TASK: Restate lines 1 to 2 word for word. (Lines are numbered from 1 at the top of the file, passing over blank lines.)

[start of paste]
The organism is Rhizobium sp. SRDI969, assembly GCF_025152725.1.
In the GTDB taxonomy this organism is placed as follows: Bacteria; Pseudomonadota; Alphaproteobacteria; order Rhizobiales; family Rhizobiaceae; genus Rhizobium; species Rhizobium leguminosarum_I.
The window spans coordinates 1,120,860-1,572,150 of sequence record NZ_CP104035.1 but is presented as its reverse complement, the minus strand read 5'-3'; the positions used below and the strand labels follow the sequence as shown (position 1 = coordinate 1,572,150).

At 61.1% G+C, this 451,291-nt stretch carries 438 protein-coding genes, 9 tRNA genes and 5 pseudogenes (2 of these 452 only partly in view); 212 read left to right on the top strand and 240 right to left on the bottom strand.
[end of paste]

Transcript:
The organism is Rhizobium sp. SRDI969, assembly GCF_025152725.1.
In the GTDB taxonomy this organism is placed as follows: Bacteria; Pseudomonadota; Alphaproteobacteria; order Rhizobiales; family Rhizobiaceae; genus Rhizobium; species Rhizobium leguminosarum_I.